IN THE MIX
The mix I am working on is, as in part one in this series, from our recent Headliner Helps show. Last month, it was Mark Sullivan, this time, talented Hertfordshire trio, ARC.
I’ve got two ambient mics that I’ve decided to hard pan L/R, and when I physically turn my head left or right, it freaks me out a little, as the audience voices move with me. It must be insane when working in surround!
The mix perspective default is 60-degrees – one I use regularly - and it feels about right, though I am tempted to go that bit wider, and I find myself starting to play with effects and techniques more than I normally would: panning vocal harmonies 30-40 degrees rather than five to 10. Maybe that’s just because I can?
I guess with something as cool as this, the temptation of going OTT will always be there – I mean, the graphic of the head moving in time with your own almost feels like a video game in itself, so there is a definite fun factor to it, as well. But ultimately, the technology on show here is staggering. And at $79, it’s already feeling like a no-brainer.
I’m approaching Leeds, some two hours into my journey, and I must say there have been barely any distractions on this train. I was concerned about volume, but it really isn’t an issue with these headphones - plenty of headroom, despite having no interface with me - and I’m really getting the hang of Nx.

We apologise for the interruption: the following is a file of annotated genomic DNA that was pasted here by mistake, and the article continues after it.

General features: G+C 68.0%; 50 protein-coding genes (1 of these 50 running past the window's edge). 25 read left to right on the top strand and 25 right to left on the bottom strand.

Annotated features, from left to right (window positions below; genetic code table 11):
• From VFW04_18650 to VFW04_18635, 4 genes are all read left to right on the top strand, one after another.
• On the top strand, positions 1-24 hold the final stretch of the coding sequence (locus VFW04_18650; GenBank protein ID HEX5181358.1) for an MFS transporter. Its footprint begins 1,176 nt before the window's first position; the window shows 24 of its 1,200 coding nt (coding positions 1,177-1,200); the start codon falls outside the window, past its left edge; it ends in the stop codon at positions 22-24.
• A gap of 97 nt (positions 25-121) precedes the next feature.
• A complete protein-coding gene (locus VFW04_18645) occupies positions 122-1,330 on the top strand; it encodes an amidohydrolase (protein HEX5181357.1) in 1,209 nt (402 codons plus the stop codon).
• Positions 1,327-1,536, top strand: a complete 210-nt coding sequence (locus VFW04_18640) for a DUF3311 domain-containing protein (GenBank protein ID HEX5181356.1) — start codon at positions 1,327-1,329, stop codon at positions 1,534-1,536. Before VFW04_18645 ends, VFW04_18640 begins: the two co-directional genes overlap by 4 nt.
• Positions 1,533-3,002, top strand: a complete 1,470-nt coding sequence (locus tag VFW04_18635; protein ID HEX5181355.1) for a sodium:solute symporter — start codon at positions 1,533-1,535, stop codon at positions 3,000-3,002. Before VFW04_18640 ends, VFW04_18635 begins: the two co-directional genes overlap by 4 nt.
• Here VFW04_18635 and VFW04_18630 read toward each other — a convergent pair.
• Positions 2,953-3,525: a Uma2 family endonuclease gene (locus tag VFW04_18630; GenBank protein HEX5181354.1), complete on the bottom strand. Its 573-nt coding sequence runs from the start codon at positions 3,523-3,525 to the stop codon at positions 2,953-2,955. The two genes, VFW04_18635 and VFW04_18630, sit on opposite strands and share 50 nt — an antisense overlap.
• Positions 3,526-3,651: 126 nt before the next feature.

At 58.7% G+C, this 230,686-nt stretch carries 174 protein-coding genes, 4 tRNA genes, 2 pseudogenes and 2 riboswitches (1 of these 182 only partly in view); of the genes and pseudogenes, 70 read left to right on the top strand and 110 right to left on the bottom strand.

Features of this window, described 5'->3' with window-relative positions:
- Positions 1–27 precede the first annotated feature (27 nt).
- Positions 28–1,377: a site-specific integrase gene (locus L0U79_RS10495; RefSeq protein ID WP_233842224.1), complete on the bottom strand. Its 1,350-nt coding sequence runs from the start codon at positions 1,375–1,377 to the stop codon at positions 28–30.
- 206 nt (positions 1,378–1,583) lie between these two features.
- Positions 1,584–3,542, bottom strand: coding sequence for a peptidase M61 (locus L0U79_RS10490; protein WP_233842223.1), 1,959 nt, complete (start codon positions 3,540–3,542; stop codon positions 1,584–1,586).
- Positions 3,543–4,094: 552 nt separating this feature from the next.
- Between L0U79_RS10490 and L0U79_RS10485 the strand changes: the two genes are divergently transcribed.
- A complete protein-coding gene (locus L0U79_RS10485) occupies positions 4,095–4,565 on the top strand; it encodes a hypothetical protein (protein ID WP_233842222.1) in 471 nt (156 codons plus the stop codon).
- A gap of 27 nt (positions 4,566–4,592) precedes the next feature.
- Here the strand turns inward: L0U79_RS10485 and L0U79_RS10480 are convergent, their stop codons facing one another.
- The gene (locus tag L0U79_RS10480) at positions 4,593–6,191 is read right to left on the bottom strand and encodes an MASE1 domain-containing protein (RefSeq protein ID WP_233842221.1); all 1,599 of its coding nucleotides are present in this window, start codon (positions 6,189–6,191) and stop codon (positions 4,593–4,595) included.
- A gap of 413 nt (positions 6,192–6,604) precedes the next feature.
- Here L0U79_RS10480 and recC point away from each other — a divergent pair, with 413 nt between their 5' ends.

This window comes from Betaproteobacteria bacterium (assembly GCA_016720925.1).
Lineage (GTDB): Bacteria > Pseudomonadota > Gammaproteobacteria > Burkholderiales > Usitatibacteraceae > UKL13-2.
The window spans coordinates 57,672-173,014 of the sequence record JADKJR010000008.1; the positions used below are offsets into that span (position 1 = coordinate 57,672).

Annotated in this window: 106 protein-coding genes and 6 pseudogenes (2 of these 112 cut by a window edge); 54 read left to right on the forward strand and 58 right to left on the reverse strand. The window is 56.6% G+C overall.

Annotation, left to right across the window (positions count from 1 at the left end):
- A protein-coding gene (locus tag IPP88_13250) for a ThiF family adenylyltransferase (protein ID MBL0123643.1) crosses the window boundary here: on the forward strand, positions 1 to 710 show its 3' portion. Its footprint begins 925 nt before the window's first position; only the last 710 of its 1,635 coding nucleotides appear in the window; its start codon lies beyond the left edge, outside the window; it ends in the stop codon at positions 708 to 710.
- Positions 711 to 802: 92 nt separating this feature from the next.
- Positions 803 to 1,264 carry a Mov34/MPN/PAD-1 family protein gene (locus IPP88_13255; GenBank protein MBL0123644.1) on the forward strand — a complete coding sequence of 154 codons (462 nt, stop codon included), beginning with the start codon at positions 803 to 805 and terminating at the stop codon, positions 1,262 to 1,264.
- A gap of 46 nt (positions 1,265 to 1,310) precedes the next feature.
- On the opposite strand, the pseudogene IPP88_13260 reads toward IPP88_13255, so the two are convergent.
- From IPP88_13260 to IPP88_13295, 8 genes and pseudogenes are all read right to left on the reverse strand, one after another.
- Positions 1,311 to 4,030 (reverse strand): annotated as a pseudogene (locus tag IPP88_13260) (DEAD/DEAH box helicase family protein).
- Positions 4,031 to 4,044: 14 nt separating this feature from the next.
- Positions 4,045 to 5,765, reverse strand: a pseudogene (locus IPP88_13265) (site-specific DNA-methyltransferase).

At the beginning, I found myself hammering every setting under the sun – but as soon as I got used to the ‘feel’, I began using speaker placements that I used to in the old analogue domain; and probably because my old room was pretty ‘dead’ when I had my studio, I didn’t go crazy with the ‘Room Ambience’, just kept it at default, at a few percent, which did add a little life to the sound. You can even rotate the speakers a complete 360 on Nx - something for surround mixing, perhaps?
Something else well worth a mention - I’m mixing using a ‘default’ head size, but if I’d had more time, I’d recommend following Waves’ instructions, and measure the circumference and inter-aural arc of your own head (which I did post-mix) for an even more accurate tracking.
It does makes a difference. However, just by playing with the settings until it ‘feels’ right still does a very good job.
This is a plugin I will happily keep on my mix buss, and keep going back to - half to experiment, half to reference. I don’t know if it’s the right or wrong thing to do, mixing with Nx dialled in the whole time, but after a while, I have to confess I found it more alien when it wasn’t dialled in than when it was. The key is to make sure you know your headphones. The fact I had gotten used to all the sonics and the nuances of my ATH-M70xs over the last month or so really helped me along the way; and Nx genuinely made mixing on these headphones a fun experience.
For me - someone who uses headphones a lot, Nx provided a sense of true space in my mix; and thinking about it, it also freed me up to mix with more feel. I found myself trying new things, playing with new techniques - and tweaking the stereo image, especially in these cans, is very addictive!
So as long as you keep your discipline, the Nx comes highly recommended, and is a very welcome addition to any plugin collection.